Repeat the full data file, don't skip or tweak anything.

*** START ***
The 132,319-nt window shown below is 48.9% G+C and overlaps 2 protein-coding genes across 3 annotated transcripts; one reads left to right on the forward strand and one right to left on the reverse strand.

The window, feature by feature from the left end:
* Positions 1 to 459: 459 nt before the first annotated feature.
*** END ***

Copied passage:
The 132,319-nt window shown below is 48.9% G+C and overlaps 2 protein-coding genes across 3 annotated transcripts; one reads left to right on the forward strand and one right to left on the reverse strand.

The window, feature by feature from the left end:
* Positions 1 to 459: 459 nt before the first annotated feature.